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GIS, Digital Analytics & Remote Sensing

A sense of place in the world

In our digital world, the professions across the field of GIS, digital analytics and remote sensing, are rapidly evolving. This Area of Practice represents the most senior practitioners as well as the development of new and emerging professionals in these nationally and globally important careers. Welcome to the community dedicated to sense of place and the Australian professionals shaping the world.

The GIS, Digital Analytics, and Remote Sensing (GDARS) Area of Practice Committee is focused on promoting best practices, standards, and guidelines for the collection, processing, and analysis of geospatial data using these technologies. By sharing knowledge, experience, and best practices, the Committee helps our members stay up to date with the latest trends and developments in their respective disciplines.

The Committee recognises the critical role that GIS, digital analytics, and remote sensing play in a wide range of applications, from urban planning and natural resource management to disaster response and public health.

To get involved in the GDARS Area of Practice Committee, you can contact info@geospatialcouncil.org.au

 

GIS, Digital Analytics & Remote Sensing

Certification

Professional expertise is acknowledged under the internationally-recognised Geographic Information Systems Professional (Asia Pacific) (GISP-AP) Certification. Both members and non-members are eligible to apply for GISP certification.

About GIS: Spatial information & cartography

GIS: Spatial information & cartography

Knowing the location of people, assets and places; understanding how connections are modified by distance, and rendering vast tracts of data in an intuitive graphical format, is the essence of spatial information and cartography.

Every asset has a location, and every person has a place they want to be. Society places great value in acquiring the best location for a business, or calculating the most efficient route. Our profession makes it possible to make these decisions in a measured and rigorous manner.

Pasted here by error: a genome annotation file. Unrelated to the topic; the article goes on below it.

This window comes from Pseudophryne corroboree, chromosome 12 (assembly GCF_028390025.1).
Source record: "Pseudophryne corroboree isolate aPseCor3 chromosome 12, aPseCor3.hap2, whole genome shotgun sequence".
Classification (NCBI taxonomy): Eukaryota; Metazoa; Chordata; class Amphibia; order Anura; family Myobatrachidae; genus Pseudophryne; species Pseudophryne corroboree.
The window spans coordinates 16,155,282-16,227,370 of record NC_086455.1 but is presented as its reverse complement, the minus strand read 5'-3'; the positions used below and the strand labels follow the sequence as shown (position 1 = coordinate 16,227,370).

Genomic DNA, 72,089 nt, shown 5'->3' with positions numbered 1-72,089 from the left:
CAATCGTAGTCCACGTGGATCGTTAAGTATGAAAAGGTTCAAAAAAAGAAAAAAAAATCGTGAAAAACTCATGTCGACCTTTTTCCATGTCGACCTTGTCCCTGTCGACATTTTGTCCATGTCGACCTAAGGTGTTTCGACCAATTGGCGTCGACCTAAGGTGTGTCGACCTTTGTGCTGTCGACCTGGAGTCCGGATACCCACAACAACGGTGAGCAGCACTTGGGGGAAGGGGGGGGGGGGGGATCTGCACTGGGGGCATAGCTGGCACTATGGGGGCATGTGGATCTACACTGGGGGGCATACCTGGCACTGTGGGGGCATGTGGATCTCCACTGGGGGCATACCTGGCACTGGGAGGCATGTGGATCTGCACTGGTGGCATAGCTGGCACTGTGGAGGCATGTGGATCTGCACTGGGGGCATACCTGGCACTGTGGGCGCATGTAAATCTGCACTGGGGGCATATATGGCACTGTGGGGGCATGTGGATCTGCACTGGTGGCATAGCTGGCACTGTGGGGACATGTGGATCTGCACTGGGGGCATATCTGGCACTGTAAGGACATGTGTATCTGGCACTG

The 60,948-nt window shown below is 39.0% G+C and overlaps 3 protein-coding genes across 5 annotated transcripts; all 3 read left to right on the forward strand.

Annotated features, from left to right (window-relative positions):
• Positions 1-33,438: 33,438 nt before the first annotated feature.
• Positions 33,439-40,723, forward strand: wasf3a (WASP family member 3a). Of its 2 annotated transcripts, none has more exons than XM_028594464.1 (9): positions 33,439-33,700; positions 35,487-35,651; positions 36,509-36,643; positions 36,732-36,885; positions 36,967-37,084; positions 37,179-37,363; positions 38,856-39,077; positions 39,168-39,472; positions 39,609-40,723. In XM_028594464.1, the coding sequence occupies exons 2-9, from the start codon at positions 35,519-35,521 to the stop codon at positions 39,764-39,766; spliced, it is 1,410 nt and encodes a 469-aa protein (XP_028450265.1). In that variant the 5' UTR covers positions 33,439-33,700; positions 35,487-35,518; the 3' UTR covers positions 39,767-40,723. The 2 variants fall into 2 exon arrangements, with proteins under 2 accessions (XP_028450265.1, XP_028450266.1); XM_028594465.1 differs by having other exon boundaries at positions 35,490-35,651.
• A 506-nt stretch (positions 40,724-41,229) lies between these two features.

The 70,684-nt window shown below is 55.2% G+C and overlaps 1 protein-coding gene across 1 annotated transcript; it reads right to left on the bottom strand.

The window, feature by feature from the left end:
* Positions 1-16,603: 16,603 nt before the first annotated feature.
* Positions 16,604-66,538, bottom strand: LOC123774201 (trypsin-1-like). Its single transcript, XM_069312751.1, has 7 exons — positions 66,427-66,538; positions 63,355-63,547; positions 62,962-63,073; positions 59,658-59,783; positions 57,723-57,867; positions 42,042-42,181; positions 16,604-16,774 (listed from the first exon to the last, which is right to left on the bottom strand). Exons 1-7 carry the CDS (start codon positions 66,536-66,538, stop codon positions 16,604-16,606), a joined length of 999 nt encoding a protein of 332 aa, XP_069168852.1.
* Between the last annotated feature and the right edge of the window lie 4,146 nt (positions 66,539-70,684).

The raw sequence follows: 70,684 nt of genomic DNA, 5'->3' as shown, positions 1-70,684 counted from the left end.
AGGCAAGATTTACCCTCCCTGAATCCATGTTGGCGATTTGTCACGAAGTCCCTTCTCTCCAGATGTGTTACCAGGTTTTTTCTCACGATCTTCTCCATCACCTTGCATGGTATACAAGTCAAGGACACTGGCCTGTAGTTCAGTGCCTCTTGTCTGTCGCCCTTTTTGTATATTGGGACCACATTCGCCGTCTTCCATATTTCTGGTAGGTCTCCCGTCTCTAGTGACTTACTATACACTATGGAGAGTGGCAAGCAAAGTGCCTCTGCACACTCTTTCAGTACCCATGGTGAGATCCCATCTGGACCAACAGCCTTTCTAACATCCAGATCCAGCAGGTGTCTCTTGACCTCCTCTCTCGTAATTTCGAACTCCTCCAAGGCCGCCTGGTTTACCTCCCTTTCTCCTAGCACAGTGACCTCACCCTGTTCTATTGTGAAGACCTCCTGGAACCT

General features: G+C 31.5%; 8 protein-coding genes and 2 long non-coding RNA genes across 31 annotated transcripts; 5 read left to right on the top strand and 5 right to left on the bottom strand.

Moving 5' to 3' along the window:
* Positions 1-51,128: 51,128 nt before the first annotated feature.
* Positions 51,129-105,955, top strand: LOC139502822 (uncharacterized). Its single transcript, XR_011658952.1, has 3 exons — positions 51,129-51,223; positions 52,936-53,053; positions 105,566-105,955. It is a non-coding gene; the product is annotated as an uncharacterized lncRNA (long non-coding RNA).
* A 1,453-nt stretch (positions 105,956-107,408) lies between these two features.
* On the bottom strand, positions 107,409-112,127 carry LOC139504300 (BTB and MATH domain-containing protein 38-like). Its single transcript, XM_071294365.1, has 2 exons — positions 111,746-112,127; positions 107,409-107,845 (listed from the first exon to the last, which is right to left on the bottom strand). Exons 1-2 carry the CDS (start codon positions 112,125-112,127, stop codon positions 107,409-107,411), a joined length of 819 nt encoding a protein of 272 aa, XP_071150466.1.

All industries, from mining and agriculture to manufacturing and services, will at some point need to recruit the spatial information and cartography profession to assist in managing their assets and future growth.  A GIS professional is often the enabler that helps other disciplines make sense of their data.

GIS professionals are to be found out in the field taking measurements, liaising with IT to provide services or delivering information to customers and clients. They operate at a range of levels from national governments down to local business. Our maps are as old as history and our spatial databases put the latest computer hardware to the test.

About remote sensing

The term “remote sensing” is believed to have been used first in the United States in the 1950s,  and is now commonly used to describe the science and art of identifying, observing and measuring objects or phenomena without coming into direct contact with them. Described very generally, this process involves the detection and measurement of radiation of different wavelengths reflected or emitted from distant objects or materials, by which they may be identified and categorized by class/type, substance and spatial distribution. There is no special significance, however, in the degree of “remoteness” of the sensor from the object surveyed, and any form of non-contact observation can be regarded as remote sensing.

GIS professionals are to be found out in the field taking measurements, liaising with IT to provide services or delivering information to customers and clients. They operate at a range of levels from national governments down to local business. Our maps are as old as history and our spatial databases put the latest computer hardware to the test.

Satellite remote sensing can be traced to the early days of the Russian and American space programs. With the emergence of the space programs in the 1960s, satellite imagery was used for meteorological purposes. However space remote sensing really began in a commercial sense with the launch of the ERTS satellite, later named Landsat-1 in 1972. It has developed a great deal since the early days of Landsat, with hundreds of satellites now in space, acquiring data in a broad range of wavelengths and spatial resolutions.